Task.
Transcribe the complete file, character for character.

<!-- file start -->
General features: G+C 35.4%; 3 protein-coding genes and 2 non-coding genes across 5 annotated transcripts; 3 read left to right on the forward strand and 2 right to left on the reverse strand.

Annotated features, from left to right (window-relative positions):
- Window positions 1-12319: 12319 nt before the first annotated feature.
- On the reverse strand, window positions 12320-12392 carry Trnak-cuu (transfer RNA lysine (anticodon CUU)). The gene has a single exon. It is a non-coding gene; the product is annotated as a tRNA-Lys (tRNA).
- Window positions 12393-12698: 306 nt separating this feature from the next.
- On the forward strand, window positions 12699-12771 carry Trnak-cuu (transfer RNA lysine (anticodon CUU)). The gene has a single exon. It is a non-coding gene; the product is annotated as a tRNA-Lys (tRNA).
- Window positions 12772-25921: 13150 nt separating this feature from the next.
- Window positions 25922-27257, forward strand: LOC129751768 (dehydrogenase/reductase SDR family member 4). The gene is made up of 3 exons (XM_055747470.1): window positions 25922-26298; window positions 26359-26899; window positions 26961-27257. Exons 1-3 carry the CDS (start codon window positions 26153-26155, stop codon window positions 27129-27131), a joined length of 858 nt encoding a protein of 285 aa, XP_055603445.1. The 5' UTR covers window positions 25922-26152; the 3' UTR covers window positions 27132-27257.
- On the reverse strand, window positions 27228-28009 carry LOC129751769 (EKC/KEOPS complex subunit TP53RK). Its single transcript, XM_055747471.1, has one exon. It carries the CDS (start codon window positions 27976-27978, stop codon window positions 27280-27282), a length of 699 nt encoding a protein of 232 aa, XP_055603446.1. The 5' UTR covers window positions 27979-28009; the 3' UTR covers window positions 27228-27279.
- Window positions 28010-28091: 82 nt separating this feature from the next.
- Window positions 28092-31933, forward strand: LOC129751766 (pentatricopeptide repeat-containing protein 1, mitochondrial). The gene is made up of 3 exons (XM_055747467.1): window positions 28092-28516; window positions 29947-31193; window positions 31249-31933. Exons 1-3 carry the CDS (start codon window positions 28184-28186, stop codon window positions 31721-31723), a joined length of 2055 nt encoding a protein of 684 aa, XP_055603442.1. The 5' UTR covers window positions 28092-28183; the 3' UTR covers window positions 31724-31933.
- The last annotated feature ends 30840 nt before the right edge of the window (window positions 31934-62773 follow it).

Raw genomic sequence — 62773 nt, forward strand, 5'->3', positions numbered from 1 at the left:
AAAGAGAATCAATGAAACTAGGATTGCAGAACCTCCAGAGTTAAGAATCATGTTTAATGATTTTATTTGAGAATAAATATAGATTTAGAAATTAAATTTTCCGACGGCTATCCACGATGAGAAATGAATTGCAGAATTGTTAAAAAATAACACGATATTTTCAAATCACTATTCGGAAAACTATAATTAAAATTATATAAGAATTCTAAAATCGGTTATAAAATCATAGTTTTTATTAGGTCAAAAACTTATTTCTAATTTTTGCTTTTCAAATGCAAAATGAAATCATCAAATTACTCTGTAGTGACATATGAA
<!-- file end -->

General features: G+C 35.4%; 3 protein-coding genes and 2 non-coding genes across 5 annotated transcripts; 3 read left to right on the forward strand and 2 right to left on the reverse strand.

Annotated features, from left to right (window-relative positions):
- Window positions 1-12319: 12319 nt before the first annotated feature.
- On the reverse strand, window positions 12320-12392 carry Trnak-cuu (transfer RNA lysine (anticodon CUU)). The gene has a single exon. It is a non-coding gene; the product is annotated as a tRNA-Lys (tRNA).
- Window positions 12393-12698: 306 nt separating this feature from the next.
- On the forward strand, window positions 12699-12771 carry Trnak-cuu (transfer RNA lysine (anticodon CUU)). The gene has a single exon. It is a non-coding gene; the product is annotated as a tRNA-Lys (tRNA).
- Window positions 12772-25921: 13150 nt separating this feature from the next.
- Window positions 25922-27257, forward strand: LOC129751768 (dehydrogenase/reductase SDR family member 4). The gene is made up of 3 exons (XM_055747470.1): window positions 25922-26298; window positions 26359-26899; window positions 26961-27257. Exons 1-3 carry the CDS (start codon window positions 26153-26155, stop codon window positions 27129-27131), a joined length of 858 nt encoding a protein of 285 aa, XP_055603445.1. The 5' UTR covers window positions 25922-26152; the 3' UTR covers window positions 27132-27257.
- On the reverse strand, window positions 27228-28009 carry LOC129751769 (EKC/KEOPS complex subunit TP53RK). Its single transcript, XM_055747471.1, has one exon. It carries the CDS (start codon window positions 27976-27978, stop codon window positions 27280-27282), a length of 699 nt encoding a protein of 232 aa, XP_055603446.1. The 5' UTR covers window positions 27979-28009; the 3' UTR covers window positions 27228-27279.
- Window positions 28010-28091: 82 nt separating this feature from the next.
- Window positions 28092-31933, forward strand: LOC129751766 (pentatricopeptide repeat-containing protein 1, mitochondrial). The gene is made up of 3 exons (XM_055747467.1): window positions 28092-28516; window positions 29947-31193; window positions 31249-31933. Exons 1-3 carry the CDS (start codon window positions 28184-28186, stop codon window positions 31721-31723), a joined length of 2055 nt encoding a protein of 684 aa, XP_055603442.1. The 5' UTR covers window positions 28092-28183; the 3' UTR covers window positions 31724-31933.
- The last annotated feature ends 30840 nt before the right edge of the window (window positions 31934-62773 follow it).

Raw genomic sequence — 62773 nt, forward strand, 5'->3', positions numbered from 1 at the left:
AAAGAGAATCAATGAAACTAGGATTGCAGAACCTCCAGAGTTAAGAATCATGTTTAATGATTTTATTTGAGAATAAATATAGATTTAGAAATTAAATTTTCCGACGGCTATCCACGATGAGAAATGAATTGCAGAATTGTTAAAAAATAACACGATATTTTCAAATCACTATTCGGAAAACTATAATTAAAATTATATAAGAATTCTAAAATCGGTTATAAAATCATAGTTTTTATTAGGTCAAAAACTTATTTCTAATTTTTGCTTTTCAAATGCAAAATGAAATCATCAAATTACTCTGTAGTGACATATGAA